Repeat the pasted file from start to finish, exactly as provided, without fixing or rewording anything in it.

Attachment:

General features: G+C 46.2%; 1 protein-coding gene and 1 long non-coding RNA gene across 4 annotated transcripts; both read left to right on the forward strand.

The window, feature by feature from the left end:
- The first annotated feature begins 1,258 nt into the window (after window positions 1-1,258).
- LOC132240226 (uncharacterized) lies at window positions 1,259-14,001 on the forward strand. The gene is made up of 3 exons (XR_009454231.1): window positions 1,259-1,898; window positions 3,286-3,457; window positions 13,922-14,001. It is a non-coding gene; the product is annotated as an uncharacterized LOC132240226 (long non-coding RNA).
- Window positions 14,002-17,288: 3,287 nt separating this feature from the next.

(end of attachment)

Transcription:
General features: G+C 46.2%; 1 protein-coding gene and 1 long non-coding RNA gene across 4 annotated transcripts; both read left to right on the forward strand.

The window, feature by feature from the left end:
- The first annotated feature begins 1,258 nt into the window (after window positions 1-1,258).
- LOC132240226 (uncharacterized) lies at window positions 1,259-14,001 on the forward strand. The gene is made up of 3 exons (XR_009454231.1): window positions 1,259-1,898; window positions 3,286-3,457; window positions 13,922-14,001. It is a non-coding gene; the product is annotated as an uncharacterized LOC132240226 (long non-coding RNA).
- Window positions 14,002-17,288: 3,287 nt separating this feature from the next.